The children’s commissioner for England, Dame Rachel de Souza, recently released a report warning of the dangers of online pornography on children and the need for the Online Safety Bill to be passed as an “urgent priority.” With one in 10 children viewing porn by the age of nine and harmful effects on their understanding of sex and relationships, the report calls for action to protect children from the harms of online pornography.
The Harmful Effects of Pornography on Young People
According to a report by the children’s commissioner for England, one in 10 children have viewed pornography by the age of nine. The report highlights the widespread consumption of porn among children and the negative impact it has on their understanding of sex and relationships.
The report also found that depictions of sexual coercion and aggression are commonplace in online pornography, with 47% of young people aged between 16 and 21 believing that girls “expect” physical aggression in sex. This normalization of sexual violence in online porn is a cause for concern, with the report calling for the urgent passage of the Online Safety Bill to regulate porn sites and ensure robust age verification.
The report highlights several harmful effects of online porn on young people, including:
– 79% of young adults aged 18 to 21 had seen pornography involving sexual violence by the age of 18.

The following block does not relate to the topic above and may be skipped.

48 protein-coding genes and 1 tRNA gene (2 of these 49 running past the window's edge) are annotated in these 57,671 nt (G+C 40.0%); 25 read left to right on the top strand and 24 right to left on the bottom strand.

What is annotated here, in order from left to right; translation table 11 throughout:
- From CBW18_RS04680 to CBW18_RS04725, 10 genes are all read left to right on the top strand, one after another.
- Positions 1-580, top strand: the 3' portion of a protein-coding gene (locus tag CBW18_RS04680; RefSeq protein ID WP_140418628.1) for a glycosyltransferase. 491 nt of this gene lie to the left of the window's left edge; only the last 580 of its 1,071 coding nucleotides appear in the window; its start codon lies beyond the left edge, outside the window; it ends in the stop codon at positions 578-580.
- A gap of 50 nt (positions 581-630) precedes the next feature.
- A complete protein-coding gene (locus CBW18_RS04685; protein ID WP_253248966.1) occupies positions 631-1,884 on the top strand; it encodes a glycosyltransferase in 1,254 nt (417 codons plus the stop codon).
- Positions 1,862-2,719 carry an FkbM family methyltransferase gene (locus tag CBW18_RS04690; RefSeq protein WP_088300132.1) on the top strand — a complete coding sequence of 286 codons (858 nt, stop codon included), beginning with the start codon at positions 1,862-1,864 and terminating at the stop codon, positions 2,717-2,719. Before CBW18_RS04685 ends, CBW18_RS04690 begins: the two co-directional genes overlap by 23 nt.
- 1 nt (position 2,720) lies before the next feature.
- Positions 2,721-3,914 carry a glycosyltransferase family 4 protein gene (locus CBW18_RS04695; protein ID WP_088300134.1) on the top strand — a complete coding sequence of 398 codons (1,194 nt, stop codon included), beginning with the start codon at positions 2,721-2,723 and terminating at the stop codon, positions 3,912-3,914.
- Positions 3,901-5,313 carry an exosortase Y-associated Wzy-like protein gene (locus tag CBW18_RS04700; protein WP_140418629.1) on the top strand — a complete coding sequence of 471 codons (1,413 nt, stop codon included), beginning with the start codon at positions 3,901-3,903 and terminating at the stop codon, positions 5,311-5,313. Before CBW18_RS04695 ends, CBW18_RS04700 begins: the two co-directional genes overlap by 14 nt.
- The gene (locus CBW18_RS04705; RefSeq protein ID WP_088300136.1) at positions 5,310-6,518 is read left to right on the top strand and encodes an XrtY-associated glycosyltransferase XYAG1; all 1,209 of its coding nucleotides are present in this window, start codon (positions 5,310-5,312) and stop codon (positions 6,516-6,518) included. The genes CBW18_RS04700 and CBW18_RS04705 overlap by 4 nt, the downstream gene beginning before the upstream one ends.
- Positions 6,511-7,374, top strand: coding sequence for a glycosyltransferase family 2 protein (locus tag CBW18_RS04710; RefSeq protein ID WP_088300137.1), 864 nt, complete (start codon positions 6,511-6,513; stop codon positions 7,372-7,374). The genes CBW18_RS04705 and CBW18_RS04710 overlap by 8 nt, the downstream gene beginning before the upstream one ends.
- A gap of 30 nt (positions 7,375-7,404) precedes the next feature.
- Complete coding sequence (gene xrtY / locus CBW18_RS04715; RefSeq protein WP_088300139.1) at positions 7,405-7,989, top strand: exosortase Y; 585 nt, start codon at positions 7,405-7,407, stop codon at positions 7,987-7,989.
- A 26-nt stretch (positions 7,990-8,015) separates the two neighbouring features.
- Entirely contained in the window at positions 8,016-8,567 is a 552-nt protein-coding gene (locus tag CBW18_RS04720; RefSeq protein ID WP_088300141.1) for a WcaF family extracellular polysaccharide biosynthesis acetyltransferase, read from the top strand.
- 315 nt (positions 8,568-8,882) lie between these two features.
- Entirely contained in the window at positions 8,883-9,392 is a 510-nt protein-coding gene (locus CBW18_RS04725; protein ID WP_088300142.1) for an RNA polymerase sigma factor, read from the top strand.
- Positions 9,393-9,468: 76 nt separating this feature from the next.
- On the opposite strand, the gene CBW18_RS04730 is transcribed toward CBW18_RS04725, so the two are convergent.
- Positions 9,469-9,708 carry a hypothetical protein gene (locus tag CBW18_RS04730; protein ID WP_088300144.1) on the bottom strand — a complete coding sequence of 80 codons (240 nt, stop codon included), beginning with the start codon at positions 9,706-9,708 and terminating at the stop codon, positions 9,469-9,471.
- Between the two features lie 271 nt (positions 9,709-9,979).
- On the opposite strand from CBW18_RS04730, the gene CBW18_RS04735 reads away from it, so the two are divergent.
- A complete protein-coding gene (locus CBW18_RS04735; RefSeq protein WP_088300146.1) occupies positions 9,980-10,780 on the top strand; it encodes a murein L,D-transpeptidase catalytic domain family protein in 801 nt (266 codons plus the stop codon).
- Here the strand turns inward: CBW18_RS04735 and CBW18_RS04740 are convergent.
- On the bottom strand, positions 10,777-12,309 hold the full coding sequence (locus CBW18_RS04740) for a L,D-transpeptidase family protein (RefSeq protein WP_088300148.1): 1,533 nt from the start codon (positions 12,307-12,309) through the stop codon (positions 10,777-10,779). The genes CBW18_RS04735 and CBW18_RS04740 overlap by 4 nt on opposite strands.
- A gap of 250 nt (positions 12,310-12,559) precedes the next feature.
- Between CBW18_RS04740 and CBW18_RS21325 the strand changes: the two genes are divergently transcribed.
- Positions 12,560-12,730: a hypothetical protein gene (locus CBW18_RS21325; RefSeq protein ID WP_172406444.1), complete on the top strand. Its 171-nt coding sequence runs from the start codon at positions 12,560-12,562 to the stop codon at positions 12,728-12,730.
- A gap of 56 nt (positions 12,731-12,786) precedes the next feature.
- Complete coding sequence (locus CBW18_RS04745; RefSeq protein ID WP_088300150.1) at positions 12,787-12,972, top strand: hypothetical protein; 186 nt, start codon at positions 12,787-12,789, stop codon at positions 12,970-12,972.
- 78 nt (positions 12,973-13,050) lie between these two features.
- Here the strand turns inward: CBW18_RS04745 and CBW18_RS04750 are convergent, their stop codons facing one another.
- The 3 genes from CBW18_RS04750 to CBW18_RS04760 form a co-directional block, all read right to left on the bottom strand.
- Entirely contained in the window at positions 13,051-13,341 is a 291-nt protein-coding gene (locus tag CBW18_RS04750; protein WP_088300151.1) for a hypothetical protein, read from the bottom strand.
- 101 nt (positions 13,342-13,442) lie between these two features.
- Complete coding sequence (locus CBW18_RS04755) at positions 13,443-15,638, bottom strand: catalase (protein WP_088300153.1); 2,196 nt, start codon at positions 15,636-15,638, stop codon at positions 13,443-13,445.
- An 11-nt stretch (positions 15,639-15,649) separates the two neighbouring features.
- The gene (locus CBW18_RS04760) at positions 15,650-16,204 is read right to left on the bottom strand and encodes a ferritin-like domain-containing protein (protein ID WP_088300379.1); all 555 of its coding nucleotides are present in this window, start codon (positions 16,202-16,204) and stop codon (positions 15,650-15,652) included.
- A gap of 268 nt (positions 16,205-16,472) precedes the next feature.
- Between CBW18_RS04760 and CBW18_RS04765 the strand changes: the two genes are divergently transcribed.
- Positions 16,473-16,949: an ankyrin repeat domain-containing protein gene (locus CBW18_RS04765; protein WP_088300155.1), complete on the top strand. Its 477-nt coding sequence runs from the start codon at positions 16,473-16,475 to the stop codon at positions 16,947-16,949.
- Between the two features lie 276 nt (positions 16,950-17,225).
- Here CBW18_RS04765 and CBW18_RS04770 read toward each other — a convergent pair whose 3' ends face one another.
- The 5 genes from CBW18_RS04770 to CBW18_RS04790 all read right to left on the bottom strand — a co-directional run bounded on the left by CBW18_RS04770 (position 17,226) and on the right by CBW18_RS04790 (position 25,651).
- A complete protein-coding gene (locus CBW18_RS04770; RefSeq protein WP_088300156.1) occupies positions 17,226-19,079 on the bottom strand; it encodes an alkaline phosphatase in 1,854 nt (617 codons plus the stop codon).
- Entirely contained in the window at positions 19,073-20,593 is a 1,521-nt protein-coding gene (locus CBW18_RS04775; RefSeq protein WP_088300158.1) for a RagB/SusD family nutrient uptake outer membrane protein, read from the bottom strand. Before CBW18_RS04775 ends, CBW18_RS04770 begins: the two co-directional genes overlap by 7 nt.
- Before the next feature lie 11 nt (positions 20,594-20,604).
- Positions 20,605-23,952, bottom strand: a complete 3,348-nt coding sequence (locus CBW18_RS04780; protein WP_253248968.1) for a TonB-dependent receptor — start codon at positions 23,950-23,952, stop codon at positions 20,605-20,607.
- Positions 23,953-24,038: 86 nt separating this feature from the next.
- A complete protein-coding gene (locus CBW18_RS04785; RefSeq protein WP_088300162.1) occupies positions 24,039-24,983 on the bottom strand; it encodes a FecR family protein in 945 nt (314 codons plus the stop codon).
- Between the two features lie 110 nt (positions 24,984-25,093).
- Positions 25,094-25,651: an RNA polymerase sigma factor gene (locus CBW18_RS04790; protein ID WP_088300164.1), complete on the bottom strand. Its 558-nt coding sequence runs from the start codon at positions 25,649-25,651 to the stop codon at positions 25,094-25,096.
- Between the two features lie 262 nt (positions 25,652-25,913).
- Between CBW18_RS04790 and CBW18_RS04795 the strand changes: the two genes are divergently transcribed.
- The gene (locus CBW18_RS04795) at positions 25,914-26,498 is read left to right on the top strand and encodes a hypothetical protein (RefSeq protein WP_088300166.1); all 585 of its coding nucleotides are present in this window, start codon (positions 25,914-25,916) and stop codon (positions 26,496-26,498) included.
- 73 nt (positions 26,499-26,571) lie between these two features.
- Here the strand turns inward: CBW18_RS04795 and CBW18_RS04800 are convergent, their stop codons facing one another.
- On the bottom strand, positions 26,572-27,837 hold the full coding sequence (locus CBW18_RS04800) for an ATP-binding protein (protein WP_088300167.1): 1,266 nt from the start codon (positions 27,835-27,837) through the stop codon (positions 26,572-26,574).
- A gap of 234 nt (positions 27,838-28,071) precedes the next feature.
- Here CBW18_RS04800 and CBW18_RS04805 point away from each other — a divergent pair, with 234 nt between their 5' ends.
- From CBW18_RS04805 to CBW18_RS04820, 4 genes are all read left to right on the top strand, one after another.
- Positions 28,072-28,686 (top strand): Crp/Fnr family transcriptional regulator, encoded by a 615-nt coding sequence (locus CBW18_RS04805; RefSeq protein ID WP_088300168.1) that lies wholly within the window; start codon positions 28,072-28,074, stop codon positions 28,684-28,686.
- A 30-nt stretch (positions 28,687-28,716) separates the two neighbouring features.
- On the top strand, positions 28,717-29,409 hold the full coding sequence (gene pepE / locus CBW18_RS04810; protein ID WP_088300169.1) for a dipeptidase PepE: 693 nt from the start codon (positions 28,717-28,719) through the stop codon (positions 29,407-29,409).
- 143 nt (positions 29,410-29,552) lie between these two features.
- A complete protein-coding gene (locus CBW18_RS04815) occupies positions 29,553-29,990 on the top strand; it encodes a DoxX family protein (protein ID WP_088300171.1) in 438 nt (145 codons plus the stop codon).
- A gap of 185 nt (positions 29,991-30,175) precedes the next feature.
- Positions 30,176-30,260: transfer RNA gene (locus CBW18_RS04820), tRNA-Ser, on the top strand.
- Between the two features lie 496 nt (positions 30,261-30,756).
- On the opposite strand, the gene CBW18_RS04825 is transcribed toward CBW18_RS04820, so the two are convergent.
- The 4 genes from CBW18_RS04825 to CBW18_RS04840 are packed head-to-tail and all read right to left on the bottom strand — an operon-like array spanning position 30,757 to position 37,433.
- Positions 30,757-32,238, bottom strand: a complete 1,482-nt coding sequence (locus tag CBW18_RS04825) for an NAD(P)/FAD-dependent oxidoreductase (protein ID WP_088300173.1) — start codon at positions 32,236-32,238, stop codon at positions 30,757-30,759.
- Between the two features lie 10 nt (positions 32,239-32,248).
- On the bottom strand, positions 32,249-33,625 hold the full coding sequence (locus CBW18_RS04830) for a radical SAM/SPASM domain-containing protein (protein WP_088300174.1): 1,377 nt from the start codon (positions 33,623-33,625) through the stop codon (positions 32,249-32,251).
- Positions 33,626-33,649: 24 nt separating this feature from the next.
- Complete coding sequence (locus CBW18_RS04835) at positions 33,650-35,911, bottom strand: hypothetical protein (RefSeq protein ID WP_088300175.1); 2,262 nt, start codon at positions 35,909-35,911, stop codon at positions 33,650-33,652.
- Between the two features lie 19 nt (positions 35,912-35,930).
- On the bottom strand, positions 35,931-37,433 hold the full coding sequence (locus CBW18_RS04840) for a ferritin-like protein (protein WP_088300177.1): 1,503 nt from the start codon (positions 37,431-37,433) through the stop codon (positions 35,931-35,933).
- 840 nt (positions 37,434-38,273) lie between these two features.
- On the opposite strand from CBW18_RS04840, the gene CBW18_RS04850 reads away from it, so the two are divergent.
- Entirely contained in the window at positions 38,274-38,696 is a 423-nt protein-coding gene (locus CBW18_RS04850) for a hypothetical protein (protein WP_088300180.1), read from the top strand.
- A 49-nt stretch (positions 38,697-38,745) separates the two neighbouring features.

– Many young people believe that girls expect or enjoy sex involving physical aggression.
– 47% of respondents aged between 18 and 21 has experienced a violent sex act.
– Over a third of young adults had sought out violent pornography involving at least one act of sexual violence.
Top Platforms with Child Exposure to Pornography
The report suggests that Twitter is the platform where the highest percentage of children have seen pornography (41%), followed by dedicated porn sites (37%) and then Instagram (33%). These findings highlight the need for online safety measures to protect children from the harms of online porn. Learn how to make Instagram and Twitter safer by downloading FiDO for free here.
“Normalization of sexual violence in online pornography”
Dame Rachel de Souza is “deeply concerned about the normalization of sexual violence in online pornography” and how it impacts children’s understanding of sex and relationships. She calls on all adults in responsible positions, including politicians and parents, to take the report’s findings seriously and support the passage of the Online Safety Bill.
Richard Collard, NSPCC associate head of child safety online policy, calls for “strong measures” in the Online Safety Bill and for Ofcom to be given powers to set minimum standards for robust age assurance measures on platforms where pornographic material can be viewed. With one in 10 children exposed to porn by the age of nine, it’s clear that action is needed to protect children from the harms of online pornography.
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